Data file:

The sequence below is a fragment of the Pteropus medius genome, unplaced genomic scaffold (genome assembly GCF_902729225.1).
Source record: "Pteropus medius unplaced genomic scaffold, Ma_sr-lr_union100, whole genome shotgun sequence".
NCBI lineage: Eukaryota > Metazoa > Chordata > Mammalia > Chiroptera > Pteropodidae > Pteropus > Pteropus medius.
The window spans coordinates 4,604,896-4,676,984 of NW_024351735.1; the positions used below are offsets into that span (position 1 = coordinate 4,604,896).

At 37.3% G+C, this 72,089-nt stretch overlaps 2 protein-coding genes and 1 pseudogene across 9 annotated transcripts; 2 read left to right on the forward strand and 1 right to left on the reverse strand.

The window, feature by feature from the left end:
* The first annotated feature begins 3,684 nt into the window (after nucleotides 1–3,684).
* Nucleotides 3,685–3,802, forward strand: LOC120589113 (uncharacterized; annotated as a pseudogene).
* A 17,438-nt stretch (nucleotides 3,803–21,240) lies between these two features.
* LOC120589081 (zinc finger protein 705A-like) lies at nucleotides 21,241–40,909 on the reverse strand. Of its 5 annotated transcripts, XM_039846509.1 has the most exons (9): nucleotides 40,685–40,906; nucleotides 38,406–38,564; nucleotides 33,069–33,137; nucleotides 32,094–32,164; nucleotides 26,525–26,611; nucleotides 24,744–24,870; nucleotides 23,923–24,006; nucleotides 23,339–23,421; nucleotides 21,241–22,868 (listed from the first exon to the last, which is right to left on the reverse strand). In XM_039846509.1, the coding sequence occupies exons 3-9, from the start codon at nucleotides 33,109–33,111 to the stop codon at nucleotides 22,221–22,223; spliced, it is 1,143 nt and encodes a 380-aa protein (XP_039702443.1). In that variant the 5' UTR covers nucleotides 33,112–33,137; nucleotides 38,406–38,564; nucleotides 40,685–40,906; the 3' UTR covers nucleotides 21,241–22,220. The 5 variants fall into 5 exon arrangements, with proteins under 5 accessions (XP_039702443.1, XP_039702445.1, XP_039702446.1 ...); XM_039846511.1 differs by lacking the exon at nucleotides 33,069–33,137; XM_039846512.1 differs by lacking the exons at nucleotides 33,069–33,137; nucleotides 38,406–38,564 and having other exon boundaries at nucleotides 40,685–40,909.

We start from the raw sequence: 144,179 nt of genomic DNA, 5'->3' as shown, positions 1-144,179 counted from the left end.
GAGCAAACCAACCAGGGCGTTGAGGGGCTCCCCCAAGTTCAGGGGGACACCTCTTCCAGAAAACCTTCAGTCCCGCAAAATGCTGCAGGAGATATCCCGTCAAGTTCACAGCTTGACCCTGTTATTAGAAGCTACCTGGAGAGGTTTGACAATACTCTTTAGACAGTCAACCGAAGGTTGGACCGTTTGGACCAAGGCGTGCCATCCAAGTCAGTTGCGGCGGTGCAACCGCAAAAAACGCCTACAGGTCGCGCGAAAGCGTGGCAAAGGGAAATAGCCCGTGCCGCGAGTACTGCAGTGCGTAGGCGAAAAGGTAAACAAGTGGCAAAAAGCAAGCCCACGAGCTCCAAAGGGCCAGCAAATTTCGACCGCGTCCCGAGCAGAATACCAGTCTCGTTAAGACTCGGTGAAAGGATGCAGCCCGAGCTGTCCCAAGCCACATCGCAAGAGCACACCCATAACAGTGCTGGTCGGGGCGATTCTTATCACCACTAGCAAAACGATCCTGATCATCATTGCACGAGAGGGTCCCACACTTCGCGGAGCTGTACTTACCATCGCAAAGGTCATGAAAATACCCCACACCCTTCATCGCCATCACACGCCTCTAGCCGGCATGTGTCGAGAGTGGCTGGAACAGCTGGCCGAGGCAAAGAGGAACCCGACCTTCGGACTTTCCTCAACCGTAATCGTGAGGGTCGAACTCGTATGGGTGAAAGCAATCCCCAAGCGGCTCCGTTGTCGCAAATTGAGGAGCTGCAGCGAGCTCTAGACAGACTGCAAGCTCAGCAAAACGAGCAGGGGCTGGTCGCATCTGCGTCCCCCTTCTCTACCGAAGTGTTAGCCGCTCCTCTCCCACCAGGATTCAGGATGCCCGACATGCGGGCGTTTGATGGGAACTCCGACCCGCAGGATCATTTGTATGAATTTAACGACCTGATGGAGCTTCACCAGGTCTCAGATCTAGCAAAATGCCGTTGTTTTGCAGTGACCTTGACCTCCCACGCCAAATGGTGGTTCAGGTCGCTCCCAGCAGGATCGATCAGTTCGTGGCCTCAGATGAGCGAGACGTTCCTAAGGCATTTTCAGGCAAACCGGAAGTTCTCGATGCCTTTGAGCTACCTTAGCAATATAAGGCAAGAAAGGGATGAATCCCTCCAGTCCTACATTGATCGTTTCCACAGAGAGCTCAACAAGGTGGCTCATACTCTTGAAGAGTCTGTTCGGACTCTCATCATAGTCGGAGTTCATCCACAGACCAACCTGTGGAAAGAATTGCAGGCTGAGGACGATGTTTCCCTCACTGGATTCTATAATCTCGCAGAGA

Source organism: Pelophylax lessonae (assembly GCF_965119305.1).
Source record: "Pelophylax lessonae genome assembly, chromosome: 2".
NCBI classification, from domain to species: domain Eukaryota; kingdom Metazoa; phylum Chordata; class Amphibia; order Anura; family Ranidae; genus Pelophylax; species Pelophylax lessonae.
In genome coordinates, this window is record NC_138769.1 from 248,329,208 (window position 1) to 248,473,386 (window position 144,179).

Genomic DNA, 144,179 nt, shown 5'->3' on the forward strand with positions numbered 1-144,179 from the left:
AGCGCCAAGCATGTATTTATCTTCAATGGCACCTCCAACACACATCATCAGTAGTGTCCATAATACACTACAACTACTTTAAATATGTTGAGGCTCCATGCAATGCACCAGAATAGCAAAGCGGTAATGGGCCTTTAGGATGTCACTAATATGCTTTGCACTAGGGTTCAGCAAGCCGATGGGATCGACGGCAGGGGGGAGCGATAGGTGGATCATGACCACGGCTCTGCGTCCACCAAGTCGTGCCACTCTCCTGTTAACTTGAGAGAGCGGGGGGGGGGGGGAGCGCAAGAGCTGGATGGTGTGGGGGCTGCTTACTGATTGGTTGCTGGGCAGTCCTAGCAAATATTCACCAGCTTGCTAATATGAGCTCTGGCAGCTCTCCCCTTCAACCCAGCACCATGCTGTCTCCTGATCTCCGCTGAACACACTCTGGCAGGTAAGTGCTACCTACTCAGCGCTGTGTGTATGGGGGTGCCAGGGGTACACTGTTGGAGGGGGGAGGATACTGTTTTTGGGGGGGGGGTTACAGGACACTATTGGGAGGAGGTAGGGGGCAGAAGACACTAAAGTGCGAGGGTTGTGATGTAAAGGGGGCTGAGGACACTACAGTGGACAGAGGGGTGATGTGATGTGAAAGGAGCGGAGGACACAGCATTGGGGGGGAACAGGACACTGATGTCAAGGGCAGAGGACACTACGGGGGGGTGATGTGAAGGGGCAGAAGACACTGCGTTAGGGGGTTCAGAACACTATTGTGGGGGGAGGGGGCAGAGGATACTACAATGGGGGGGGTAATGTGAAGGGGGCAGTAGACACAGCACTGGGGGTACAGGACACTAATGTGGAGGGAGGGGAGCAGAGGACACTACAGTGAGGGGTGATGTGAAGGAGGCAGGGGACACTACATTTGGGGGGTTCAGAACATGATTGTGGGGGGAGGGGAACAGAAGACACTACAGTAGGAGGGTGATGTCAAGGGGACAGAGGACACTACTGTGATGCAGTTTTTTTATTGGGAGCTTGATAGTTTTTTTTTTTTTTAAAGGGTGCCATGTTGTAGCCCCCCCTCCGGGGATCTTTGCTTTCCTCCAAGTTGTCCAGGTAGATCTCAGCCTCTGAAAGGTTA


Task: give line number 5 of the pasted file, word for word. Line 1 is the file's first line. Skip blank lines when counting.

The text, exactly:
At 37.3% G+C, this 72,089-nt stretch overlaps 2 protein-coding genes and 1 pseudogene across 9 annotated transcripts; 2 read left to right on the forward strand and 1 right to left on the reverse strand.